Controlled Separation: Controlled separation involves a structured agreement facilitated by a mediator or counselor, focusing on reconciliation while living apart. Similar to counseling, you and your spouse meet once or twice a week to discuss marital issues but do not share the same home.

This approach is common, especially when children are involved. However, one person dating another during this period can be seen as adultery, potentially leading to legal consequences depending on your state laws. It's crucial to clarify the type of separation you and your partner aim for to avoid confusion and further complications.

Permanent Legal Separation: Permanent legal separation resembles legal separation but with no intention of reconciling. The couple remains married for reasons like religious beliefs or financial benefits. It's unwise to cheat or date outside the marriage in such situations unless both parties agree to it. Otherwise, the hurt party may proceed with a divorce, citing infidelity as grounds, depending on local laws.

By understanding these different types of separation, couples can make informed decisions that align with their circumstances and legal obligations. Consulting with legal professionals is advisable to navigate these complexities effectively.


Some general considerations include understanding the difference between legal separation and divorce. Legal separation means you are still legally married, even if you live apart, and this status can impact dating. It's crucial to be transparent about your separation status when dating to ensure honesty in your new relationship.

Adultery laws are applicable regardless of whether you disclose your separation status to a new partner, and they can significantly impact divorce proceedings. Until you are legally divorced, you remain married, and both custody and alimony can be affected if adultery is perceived as detrimental to family stability.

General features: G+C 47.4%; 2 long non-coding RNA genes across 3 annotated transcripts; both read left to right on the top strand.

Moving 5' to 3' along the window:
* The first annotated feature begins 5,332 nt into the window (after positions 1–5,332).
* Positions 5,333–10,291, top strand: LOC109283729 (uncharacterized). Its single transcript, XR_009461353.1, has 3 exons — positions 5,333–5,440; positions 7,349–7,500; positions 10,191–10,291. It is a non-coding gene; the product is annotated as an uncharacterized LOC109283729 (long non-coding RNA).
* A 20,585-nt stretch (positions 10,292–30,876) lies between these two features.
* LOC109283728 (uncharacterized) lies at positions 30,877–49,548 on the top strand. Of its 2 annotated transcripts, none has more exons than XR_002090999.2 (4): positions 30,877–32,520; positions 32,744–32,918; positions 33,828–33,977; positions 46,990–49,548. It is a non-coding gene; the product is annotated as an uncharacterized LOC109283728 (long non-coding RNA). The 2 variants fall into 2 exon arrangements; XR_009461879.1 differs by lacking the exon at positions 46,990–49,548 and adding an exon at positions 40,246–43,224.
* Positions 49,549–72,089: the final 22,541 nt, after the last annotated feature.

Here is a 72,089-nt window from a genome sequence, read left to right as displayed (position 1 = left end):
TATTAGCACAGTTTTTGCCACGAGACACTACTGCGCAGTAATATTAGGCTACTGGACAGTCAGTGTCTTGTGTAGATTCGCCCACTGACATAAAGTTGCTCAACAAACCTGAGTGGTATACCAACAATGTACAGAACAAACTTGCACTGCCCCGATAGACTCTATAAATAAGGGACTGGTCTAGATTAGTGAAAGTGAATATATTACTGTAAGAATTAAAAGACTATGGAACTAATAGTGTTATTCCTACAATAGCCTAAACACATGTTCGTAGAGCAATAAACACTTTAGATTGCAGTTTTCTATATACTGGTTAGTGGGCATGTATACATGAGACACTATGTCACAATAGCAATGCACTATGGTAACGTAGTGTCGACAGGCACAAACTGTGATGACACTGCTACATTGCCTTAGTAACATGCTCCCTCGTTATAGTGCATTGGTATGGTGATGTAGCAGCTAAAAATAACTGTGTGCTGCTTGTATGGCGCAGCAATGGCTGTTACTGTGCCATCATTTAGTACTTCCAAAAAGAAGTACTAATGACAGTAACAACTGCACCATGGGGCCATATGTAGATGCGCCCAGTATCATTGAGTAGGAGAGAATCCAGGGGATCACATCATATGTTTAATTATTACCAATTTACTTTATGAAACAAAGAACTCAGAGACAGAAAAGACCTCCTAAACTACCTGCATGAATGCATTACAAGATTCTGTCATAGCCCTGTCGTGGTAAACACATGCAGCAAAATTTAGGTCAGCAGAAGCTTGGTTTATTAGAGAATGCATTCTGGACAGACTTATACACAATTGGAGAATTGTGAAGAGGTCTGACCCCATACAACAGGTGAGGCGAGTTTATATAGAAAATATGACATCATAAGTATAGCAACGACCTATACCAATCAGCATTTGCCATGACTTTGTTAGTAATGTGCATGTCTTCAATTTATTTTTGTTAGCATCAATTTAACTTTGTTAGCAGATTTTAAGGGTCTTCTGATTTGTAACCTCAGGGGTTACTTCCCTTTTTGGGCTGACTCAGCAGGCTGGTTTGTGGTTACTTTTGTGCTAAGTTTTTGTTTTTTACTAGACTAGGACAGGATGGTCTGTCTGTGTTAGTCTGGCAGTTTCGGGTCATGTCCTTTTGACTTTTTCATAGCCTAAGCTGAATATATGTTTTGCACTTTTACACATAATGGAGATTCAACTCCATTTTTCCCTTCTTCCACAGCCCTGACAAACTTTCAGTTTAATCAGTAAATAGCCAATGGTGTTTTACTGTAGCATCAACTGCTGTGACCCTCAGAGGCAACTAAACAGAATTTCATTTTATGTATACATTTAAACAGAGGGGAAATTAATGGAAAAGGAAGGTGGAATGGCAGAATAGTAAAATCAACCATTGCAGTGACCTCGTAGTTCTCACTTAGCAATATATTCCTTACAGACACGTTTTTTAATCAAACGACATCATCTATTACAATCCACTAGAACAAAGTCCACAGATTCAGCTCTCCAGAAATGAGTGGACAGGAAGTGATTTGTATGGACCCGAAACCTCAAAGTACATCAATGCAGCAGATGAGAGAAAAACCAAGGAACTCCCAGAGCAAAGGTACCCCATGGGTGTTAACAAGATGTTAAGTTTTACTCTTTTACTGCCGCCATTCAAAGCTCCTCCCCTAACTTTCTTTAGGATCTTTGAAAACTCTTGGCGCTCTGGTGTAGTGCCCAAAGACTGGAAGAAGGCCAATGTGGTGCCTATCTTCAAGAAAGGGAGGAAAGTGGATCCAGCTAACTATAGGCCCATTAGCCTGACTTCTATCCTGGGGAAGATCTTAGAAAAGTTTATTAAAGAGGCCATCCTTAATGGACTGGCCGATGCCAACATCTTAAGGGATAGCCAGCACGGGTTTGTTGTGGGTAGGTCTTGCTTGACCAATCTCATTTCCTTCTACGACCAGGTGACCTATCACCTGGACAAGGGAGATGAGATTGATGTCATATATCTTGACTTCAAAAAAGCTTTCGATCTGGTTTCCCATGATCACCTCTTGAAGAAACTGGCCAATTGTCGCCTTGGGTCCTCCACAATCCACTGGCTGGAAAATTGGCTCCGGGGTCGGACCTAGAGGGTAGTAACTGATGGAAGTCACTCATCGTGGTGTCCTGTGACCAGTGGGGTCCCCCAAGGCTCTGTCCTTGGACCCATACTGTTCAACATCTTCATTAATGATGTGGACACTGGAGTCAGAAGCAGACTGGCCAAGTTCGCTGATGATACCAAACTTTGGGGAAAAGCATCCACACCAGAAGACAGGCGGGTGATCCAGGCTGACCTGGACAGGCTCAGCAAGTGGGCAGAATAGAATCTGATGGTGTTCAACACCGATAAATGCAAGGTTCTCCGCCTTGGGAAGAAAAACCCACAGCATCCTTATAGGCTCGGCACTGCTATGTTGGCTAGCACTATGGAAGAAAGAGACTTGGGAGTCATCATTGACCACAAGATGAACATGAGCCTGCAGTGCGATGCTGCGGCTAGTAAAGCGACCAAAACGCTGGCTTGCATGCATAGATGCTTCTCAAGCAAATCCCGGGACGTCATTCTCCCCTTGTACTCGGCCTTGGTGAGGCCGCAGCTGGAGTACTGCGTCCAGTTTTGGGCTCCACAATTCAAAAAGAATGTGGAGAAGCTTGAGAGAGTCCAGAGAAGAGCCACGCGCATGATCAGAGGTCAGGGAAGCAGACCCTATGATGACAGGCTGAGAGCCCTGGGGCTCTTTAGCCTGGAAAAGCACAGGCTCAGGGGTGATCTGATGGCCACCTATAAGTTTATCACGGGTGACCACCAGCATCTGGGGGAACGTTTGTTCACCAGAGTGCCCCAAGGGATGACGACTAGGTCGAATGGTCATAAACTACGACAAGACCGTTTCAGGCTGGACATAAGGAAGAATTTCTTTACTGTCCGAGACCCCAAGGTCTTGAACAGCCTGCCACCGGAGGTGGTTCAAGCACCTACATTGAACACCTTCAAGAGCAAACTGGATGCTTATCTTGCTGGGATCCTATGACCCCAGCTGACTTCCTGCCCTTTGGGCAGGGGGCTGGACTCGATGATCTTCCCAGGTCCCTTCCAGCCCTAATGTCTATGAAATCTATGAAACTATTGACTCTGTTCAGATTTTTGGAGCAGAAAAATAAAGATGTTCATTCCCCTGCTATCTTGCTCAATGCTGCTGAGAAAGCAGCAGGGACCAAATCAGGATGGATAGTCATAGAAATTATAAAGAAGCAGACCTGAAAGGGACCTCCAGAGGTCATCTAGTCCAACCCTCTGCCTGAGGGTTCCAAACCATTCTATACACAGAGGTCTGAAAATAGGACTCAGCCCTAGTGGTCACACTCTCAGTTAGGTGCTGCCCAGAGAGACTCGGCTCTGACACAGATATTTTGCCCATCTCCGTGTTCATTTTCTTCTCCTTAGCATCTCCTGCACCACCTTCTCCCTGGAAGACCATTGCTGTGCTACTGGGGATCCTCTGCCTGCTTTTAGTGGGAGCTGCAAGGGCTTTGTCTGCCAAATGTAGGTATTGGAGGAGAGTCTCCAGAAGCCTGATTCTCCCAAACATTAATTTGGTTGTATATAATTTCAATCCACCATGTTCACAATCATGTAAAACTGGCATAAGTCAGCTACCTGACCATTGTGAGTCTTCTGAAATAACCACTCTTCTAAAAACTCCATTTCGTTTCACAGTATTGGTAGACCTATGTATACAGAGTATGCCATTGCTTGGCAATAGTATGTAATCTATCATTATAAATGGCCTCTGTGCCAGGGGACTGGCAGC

• North Carolina: Dating during separation can be considered adultery, impacting alimony and divorce settlements.

  • Maryland: Adultery is grounds for divorce, and dating while separated can be used against you in divorce proceedings.

  • Georgia: Dating while separated is considered adultery and can negatively impact divorce settlements and custody decisions.

  • South Carolina: Dating while separated can be seen as adultery and affect divorce terms.

  • Alabama: Dating while separated can complicate divorce proceedings.


In no-fault divorce states like California, Florida, Texas, and New York, divorce can be granted without proving fault or wrongdoing by either spouse. The person filing for divorce simply needs to state irreconcilable differences or that the marriage is irretrievably broken. This approach contrasts with fault-based divorces where specific grounds such as adultery or abuse must be proven.

Please note, this information serves as a general guide and not legal advice. Consulting with a legal professional is advisable for personalized guidance regarding divorce and separation laws in your state.